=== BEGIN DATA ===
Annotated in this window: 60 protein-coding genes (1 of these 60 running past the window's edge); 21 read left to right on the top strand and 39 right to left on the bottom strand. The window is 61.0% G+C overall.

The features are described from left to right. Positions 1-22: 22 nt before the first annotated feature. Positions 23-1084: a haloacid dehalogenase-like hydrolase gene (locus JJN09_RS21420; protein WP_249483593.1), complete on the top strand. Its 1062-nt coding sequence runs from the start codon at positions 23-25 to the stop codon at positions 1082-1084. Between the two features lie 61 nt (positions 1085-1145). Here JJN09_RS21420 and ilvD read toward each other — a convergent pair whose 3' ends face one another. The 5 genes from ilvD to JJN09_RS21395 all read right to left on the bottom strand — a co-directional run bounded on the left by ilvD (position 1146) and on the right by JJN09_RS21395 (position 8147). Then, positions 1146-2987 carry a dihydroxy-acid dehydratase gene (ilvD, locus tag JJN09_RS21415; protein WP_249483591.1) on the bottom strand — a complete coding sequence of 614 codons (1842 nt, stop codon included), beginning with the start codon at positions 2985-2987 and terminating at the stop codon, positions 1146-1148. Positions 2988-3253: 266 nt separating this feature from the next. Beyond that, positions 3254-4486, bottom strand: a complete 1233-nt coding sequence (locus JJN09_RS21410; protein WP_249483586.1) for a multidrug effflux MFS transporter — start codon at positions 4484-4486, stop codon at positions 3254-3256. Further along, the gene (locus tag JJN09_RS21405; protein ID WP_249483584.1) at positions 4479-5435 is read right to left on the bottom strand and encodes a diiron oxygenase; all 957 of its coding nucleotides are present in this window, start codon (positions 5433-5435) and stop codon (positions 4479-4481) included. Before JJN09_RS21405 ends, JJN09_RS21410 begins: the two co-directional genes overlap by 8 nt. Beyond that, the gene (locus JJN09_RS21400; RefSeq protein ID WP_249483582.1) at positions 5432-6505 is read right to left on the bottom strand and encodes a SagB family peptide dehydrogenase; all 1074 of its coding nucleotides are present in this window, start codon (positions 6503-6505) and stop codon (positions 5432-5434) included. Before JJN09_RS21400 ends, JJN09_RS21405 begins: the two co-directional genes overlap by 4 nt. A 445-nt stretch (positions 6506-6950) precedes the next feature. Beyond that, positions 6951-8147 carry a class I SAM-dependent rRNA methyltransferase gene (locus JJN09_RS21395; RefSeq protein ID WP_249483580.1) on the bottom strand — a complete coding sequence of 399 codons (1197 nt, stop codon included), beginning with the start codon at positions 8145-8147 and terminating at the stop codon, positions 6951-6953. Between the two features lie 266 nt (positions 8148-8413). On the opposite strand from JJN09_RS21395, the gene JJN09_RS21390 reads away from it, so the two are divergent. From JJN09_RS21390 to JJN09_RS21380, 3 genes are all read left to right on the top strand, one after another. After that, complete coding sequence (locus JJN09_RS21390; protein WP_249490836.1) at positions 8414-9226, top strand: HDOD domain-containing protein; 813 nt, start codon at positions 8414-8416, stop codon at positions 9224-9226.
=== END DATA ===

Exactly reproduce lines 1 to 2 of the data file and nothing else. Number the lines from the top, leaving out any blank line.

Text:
Annotated in this window: 60 protein-coding genes (1 of these 60 running past the window's edge); 21 read left to right on the top strand and 39 right to left on the bottom strand. The window is 61.0% G+C overall.

The features are described from left to right. Positions 1-22: 22 nt before the first annotated feature. Positions 23-1084: a haloacid dehalogenase-like hydrolase gene (locus JJN09_RS21420; protein WP_249483593.1), complete on the top strand. Its 1062-nt coding sequence runs from the start codon at positions 23-25 to the stop codon at positions 1082-1084. Between the two features lie 61 nt (positions 1085-1145). Here JJN09_RS21420 and ilvD read toward each other — a convergent pair whose 3' ends face one another. The 5 genes from ilvD to JJN09_RS21395 all read right to left on the bottom strand — a co-directional run bounded on the left by ilvD (position 1146) and on the right by JJN09_RS21395 (position 8147). Then, positions 1146-2987 carry a dihydroxy-acid dehydratase gene (ilvD, locus tag JJN09_RS21415; protein WP_249483591.1) on the bottom strand — a complete coding sequence of 614 codons (1842 nt, stop codon included), beginning with the start codon at positions 2985-2987 and terminating at the stop codon, positions 1146-1148. Positions 2988-3253: 266 nt separating this feature from the next. Beyond that, positions 3254-4486, bottom strand: a complete 1233-nt coding sequence (locus JJN09_RS21410; protein WP_249483586.1) for a multidrug effflux MFS transporter — start codon at positions 4484-4486, stop codon at positions 3254-3256. Further along, the gene (locus tag JJN09_RS21405; protein ID WP_249483584.1) at positions 4479-5435 is read right to left on the bottom strand and encodes a diiron oxygenase; all 957 of its coding nucleotides are present in this window, start codon (positions 5433-5435) and stop codon (positions 4479-4481) included. Before JJN09_RS21405 ends, JJN09_RS21410 begins: the two co-directional genes overlap by 8 nt. Beyond that, the gene (locus JJN09_RS21400; RefSeq protein ID WP_249483582.1) at positions 5432-6505 is read right to left on the bottom strand and encodes a SagB family peptide dehydrogenase; all 1074 of its coding nucleotides are present in this window, start codon (positions 6503-6505) and stop codon (positions 5432-5434) included. Before JJN09_RS21400 ends, JJN09_RS21405 begins: the two co-directional genes overlap by 4 nt. A 445-nt stretch (positions 6506-6950) precedes the next feature. Beyond that, positions 6951-8147 carry a class I SAM-dependent rRNA methyltransferase gene (locus JJN09_RS21395; RefSeq protein ID WP_249483580.1) on the bottom strand — a complete coding sequence of 399 codons (1197 nt, stop codon included), beginning with the start codon at positions 8145-8147 and terminating at the stop codon, positions 6951-6953. Between the two features lie 266 nt (positions 8148-8413). On the opposite strand from JJN09_RS21395, the gene JJN09_RS21390 reads away from it, so the two are divergent. From JJN09_RS21390 to JJN09_RS21380, 3 genes are all read left to right on the top strand, one after another. After that, complete coding sequence (locus JJN09_RS21390; protein WP_249490836.1) at positions 8414-9226, top strand: HDOD domain-containing protein; 813 nt, start codon at positions 8414-8416, stop codon at positions 9224-9226.